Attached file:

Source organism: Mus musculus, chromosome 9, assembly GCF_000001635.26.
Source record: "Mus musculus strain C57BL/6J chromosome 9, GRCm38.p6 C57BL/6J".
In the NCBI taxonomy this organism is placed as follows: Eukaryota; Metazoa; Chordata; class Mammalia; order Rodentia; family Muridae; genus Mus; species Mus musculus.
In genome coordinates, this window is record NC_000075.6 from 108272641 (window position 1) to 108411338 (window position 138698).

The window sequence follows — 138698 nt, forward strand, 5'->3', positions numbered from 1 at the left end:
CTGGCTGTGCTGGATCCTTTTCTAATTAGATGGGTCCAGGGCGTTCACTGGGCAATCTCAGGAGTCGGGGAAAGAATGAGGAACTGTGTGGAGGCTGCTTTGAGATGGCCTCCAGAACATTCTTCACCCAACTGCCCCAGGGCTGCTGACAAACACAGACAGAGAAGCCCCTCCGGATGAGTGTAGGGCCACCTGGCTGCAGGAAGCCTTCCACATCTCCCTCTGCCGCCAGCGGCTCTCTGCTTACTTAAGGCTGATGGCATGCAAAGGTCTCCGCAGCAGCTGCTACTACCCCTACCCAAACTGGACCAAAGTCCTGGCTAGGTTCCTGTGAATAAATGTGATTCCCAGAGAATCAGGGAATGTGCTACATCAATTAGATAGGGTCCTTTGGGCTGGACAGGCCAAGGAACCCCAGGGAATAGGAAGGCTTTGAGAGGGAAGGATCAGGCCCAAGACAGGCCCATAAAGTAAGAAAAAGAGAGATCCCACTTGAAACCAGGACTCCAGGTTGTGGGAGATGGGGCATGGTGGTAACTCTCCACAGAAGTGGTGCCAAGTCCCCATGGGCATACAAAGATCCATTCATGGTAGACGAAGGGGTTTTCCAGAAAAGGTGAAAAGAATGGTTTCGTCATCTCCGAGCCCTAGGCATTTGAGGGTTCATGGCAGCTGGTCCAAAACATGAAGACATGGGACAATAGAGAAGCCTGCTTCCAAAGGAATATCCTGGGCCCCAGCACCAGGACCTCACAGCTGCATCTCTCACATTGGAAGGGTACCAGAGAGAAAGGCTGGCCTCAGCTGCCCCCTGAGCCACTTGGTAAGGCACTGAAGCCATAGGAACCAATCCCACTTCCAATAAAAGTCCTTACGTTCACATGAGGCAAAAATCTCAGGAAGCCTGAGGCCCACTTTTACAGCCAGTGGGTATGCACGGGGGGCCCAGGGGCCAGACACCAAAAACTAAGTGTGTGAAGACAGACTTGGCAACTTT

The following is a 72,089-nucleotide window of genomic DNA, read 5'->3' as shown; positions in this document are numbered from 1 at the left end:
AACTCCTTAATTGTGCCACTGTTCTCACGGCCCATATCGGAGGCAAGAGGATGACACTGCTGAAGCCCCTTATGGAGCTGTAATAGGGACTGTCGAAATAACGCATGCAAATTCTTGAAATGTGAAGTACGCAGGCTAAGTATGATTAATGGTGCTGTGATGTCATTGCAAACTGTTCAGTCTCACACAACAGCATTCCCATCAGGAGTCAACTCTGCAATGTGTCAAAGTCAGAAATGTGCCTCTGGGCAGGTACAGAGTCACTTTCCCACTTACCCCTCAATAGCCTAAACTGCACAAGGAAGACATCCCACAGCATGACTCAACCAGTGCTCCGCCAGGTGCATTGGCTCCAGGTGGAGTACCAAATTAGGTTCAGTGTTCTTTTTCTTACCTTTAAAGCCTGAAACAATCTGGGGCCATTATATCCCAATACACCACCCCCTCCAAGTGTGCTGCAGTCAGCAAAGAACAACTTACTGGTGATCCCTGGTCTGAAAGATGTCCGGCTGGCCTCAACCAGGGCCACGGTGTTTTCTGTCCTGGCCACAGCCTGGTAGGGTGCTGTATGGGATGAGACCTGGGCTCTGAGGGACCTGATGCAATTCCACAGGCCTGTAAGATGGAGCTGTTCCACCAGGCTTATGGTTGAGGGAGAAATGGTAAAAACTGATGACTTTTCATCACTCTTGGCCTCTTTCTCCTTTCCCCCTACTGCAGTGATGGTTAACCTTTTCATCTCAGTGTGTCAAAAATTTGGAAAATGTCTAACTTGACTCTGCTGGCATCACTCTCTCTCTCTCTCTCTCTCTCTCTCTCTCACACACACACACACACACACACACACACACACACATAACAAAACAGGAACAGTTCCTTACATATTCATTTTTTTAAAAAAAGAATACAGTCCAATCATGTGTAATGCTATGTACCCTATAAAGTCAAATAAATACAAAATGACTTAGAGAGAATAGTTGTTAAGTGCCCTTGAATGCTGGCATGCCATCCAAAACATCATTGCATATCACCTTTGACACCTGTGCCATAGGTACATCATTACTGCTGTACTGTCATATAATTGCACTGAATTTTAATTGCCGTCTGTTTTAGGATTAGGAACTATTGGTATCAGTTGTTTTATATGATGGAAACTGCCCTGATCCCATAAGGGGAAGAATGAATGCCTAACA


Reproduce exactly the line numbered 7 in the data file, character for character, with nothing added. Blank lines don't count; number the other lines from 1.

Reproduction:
The following is a 72,089-nucleotide window of genomic DNA, read 5'->3' as shown; positions in this document are numbered from 1 at the left end: